Announced at a recent biodiversity symposium in London, the project will examine how palm oil is used by consumers in the UK, looking at the products it ends up in and how much of it is sustainably sourced.
A spokesperson for the Department for Environment, Food & Rural Affairs (Defra) which is co-ordinating the project, told CosmeticsDesign-Europe.com that the aim was to find out where palm oil ends up.
“There have been bits and pieces of research on this in the past, but we want to know exactly where it is used. Ultimately we want to stop deforestation for palm oil plantations but in order to do this we need to know more about the problem," the spokesperson said.
No details of research methods could be given at present, as Defra is in the process of choosing a research contractor.
Commenting on the project, UK environment secretary Caroline Spelman said: “Consumers and industry have the power to save rainforests and wildlife in areas like South East Asia. But in the case of palm oil, we need to know more about our consumption in order to find solutions.”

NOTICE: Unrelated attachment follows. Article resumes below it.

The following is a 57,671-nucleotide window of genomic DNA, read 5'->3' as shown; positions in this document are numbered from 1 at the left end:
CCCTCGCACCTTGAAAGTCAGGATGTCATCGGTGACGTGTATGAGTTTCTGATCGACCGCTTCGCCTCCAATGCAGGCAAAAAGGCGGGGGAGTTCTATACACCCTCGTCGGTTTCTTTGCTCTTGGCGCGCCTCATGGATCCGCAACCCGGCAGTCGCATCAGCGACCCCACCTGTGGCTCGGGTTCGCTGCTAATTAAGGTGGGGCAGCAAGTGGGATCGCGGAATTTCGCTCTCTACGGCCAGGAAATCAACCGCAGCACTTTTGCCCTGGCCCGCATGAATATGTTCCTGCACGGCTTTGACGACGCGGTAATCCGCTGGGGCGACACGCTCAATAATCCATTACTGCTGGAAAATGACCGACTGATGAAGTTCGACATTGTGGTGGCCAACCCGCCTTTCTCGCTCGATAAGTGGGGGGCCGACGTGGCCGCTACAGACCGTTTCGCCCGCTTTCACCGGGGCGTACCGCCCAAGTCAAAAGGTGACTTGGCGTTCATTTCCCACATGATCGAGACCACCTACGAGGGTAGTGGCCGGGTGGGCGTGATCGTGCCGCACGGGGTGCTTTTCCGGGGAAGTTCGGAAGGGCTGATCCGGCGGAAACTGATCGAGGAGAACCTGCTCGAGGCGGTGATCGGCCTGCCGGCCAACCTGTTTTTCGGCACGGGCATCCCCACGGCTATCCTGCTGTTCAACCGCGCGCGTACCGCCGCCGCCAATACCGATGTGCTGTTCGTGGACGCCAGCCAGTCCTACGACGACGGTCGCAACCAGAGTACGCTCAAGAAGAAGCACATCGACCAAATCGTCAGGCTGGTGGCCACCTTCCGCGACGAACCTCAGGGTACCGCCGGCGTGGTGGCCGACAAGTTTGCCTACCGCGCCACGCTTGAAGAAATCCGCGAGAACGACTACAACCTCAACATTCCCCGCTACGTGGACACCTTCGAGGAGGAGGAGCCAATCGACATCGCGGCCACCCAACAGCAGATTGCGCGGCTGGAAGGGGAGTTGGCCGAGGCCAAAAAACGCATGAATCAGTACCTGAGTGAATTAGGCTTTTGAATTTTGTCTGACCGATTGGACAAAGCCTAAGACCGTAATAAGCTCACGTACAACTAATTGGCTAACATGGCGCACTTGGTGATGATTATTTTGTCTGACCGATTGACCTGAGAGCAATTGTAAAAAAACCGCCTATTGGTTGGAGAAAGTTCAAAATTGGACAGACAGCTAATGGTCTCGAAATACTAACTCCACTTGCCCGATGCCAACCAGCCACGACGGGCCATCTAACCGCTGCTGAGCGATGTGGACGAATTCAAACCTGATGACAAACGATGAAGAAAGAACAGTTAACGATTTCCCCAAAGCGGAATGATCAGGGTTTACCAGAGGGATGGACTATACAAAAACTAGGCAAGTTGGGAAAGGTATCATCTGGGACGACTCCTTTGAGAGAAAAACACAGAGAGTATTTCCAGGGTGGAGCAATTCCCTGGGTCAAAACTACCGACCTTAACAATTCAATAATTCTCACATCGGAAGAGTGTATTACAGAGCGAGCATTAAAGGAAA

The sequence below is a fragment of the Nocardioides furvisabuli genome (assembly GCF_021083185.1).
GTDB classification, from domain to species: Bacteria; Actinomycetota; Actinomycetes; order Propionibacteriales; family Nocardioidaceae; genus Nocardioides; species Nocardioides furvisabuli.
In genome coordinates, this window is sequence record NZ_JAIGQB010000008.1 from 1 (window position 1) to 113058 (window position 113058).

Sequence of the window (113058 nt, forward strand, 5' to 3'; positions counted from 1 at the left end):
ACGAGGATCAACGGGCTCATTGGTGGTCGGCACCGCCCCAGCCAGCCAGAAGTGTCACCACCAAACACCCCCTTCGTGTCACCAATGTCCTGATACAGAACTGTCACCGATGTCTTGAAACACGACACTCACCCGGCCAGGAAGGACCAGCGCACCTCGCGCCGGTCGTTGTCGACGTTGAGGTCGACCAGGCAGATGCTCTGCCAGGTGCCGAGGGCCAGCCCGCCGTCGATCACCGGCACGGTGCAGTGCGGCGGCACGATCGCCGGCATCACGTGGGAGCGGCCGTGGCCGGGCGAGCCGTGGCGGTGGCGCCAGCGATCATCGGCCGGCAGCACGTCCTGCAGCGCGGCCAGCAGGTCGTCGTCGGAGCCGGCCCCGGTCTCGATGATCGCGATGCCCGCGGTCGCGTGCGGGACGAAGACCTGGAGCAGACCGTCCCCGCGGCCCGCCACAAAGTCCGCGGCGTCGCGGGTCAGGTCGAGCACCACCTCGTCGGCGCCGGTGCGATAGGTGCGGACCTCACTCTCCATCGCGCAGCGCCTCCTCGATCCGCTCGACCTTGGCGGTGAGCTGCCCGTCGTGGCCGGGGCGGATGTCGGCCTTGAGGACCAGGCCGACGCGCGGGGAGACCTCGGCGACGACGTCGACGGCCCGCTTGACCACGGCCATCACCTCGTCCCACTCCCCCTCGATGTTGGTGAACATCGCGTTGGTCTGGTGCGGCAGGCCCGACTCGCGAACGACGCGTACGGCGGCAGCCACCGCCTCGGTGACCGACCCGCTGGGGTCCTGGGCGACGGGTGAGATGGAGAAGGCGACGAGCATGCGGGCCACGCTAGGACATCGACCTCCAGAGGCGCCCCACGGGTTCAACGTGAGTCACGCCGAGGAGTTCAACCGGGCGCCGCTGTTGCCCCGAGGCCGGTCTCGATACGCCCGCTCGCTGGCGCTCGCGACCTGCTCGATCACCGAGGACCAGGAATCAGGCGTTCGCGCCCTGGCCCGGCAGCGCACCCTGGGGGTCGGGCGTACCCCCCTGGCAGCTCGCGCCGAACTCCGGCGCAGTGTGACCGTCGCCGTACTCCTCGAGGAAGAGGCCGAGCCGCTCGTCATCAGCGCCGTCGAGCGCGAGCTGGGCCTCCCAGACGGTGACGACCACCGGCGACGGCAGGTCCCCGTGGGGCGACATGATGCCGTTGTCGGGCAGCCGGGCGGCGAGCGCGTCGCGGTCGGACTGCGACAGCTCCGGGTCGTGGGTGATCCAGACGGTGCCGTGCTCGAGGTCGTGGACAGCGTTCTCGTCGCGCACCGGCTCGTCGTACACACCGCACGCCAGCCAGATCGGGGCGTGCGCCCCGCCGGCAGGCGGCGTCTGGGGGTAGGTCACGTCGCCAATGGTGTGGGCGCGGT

Another recent project from Defra on palm oil is a partnership with the Chinese Chamber of Commerce that hopes to encourage sustainable sourcing of palm oil by Chinese companies.
Commitment from India, China and US criticized
The commitment to sustainable sourcing from India, China and the US, some of the world’s largest users of the ingredient, was criticized during the recent meeting.
Speaking at the symposium, parliamentary under secretary for natural environment and fisheries Richard Benyon said that considerable progress had been made on sustainable sourcing initiatives in Europe.
However, he insisted similar commitments from China, India and the US were “missing”.
If the game was really going to change, Benyon said, the world's biggest users of palm oil had to commit to sourcing it more sustainably. To put this into context, the UK uses about 450,000 tonnes of palm oil a year, whereas India uses 650,000–750,000 tonnes a month.
"Only around 4 per cent of the global supply is currently certified [as sustainably produced],”said Benyon. “So more needs to be done, and done quicker.”